Ferrari may be slipping back into old habits, the worried Italian media observed after the British grand prix.
La Repubblica said Silverstone had been the Maranello team’s “worst performance of the season”, while Tuttosport said the “dream of the title is slipping further and further away”.
The question being asked now is whether Ferrari is being beaten in the all-important development race, not only by Mercedes but also Williams.
“The car was ok,” Kimi Raikkonen said after the British grand prix. “It just wasn’t fast enough.”
Teammate Sebastian Vettel returned to the podium on Sunday, but he was thanking England’s tendency to rain unexpectedly rather than the SF15-T’s pace.
“This was a result that we really did not deserve,” the German admitted.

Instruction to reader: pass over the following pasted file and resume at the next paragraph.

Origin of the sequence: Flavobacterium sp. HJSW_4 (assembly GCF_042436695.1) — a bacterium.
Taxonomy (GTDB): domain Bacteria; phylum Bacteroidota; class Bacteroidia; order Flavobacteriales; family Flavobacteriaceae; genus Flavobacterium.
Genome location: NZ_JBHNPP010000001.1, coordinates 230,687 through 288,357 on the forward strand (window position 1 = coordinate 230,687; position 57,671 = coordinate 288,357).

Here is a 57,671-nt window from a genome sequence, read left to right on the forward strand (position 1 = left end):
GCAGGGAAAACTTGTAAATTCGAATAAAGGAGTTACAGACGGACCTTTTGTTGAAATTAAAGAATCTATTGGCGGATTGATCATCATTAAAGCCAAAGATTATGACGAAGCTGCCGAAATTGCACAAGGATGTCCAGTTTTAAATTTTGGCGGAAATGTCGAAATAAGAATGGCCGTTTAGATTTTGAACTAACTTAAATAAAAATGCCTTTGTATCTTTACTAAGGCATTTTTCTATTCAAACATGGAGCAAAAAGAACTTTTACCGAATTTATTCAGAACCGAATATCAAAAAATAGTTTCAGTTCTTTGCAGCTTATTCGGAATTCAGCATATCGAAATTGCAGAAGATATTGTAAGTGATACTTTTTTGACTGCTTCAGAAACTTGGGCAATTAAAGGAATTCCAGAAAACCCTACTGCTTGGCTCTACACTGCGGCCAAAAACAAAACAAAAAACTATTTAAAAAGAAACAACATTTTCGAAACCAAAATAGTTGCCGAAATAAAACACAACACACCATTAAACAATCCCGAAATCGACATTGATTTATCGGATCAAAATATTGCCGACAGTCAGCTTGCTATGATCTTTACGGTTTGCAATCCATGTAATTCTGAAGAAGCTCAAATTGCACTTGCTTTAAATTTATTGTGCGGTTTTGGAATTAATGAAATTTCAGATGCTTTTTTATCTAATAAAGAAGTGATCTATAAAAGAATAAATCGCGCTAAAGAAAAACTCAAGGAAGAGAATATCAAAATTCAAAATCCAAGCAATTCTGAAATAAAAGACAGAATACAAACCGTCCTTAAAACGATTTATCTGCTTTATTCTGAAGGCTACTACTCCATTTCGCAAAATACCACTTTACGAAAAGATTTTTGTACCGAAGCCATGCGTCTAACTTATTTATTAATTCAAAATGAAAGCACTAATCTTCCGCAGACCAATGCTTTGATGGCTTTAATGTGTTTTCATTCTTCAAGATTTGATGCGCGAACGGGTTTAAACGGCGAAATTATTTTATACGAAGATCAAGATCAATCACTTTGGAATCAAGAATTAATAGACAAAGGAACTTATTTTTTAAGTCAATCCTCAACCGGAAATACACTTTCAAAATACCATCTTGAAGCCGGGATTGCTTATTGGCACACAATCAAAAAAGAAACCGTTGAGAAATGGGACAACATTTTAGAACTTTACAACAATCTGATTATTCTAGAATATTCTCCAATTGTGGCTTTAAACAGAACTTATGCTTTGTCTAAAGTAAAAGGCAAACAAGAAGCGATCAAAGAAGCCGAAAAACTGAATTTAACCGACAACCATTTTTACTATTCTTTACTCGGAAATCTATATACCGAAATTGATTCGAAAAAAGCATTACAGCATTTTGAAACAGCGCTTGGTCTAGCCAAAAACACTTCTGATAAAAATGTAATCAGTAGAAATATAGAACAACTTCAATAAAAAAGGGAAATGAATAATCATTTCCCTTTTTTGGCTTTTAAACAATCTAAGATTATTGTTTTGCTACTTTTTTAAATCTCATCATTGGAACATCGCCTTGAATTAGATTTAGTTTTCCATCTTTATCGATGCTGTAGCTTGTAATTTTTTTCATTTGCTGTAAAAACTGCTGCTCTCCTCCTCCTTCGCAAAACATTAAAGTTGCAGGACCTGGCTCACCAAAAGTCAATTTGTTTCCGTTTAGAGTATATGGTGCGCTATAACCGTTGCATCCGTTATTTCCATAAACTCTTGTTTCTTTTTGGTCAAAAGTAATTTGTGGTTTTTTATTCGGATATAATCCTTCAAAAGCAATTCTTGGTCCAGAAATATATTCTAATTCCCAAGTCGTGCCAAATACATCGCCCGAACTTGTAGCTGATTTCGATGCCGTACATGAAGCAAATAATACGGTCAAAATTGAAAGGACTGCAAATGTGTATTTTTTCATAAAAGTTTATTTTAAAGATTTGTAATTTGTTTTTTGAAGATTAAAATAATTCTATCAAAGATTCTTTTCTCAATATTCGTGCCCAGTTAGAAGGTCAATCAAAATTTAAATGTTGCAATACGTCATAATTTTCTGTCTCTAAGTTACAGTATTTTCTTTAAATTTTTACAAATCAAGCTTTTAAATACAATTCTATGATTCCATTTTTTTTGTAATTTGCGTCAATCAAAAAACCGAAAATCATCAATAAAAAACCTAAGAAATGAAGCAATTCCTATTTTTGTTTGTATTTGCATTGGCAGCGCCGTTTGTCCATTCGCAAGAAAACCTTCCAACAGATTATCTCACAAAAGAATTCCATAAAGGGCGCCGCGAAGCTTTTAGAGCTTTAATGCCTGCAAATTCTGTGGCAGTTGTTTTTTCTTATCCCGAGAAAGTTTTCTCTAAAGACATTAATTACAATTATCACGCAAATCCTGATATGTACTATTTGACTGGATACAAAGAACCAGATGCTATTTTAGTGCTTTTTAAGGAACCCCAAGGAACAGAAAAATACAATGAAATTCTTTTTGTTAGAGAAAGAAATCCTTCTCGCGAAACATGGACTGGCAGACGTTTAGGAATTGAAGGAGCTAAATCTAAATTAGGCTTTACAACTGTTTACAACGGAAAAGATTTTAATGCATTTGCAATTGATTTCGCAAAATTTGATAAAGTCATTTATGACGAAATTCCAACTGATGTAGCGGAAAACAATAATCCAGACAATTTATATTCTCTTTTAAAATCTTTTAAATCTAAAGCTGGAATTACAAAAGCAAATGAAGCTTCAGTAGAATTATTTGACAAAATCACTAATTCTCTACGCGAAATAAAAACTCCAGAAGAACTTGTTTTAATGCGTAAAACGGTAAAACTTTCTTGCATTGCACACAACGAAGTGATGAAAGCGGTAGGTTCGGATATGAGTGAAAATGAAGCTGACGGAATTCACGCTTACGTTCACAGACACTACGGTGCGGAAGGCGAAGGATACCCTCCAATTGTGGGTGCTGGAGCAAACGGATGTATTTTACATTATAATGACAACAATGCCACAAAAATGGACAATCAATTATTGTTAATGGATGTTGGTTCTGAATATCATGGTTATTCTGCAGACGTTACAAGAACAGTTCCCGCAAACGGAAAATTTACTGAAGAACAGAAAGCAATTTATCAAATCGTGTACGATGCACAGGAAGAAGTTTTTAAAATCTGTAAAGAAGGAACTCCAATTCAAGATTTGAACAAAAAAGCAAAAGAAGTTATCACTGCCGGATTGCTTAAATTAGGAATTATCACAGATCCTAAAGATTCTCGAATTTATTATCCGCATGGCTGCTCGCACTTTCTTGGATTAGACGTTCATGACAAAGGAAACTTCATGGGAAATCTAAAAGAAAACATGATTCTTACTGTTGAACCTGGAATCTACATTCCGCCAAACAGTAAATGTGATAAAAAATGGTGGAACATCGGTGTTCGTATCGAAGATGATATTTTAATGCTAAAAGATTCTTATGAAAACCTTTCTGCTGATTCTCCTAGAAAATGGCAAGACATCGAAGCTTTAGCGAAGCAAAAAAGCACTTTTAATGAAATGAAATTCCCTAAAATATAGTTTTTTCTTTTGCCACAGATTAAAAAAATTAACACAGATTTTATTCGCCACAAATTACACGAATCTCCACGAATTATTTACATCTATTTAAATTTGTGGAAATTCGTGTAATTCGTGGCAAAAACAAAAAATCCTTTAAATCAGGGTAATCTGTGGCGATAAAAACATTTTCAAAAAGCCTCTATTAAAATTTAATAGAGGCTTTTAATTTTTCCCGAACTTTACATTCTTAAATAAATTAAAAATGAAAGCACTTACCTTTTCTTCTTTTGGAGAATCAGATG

“We definitely need to improve,” he is quoted by Germany’s Auto Motor und Sport. “If you look at the gaps, we were slower than in the previous races.”
Team boss Maurizio Arrivabene agreed: “We have a problem and we need to analyse it now.
“On the straights we were quite slow but we were not winning any time back in the corners either.”
Hailing Vettel, he added: “We had a great driver and a great strategy, but we also need a great car.”
Arrivabene said Ferrari not only struggles on tracks like Silverstone, but also with Pirelli’s harder tyres.
“Unfortunately we may have afternoons like this (Silverstone) at Spa and Suzuka as well,” he is quoted by La Repubblica.
“We need to work in every area, as Williams has found an excellent performance in recent races and I do not want them to become a problem.
“I want our problem to continue to be Mercedes.”
However, La Repubblica said one of Ferrari’s past mistakes was persevering for too long with a car that is patently not capable of winning the world title.
So is it time to switch focus to the 2016 machine?
“I have no desire to reopen old issues,” Arrivabene answered. “That said, to abandon this project would be in my opinion a mistake.
“The machine of 2016 and the one in 2015 are complementary and so to stop work on 2015 would result in the loss of important data,” he argued.
© RIF | GMM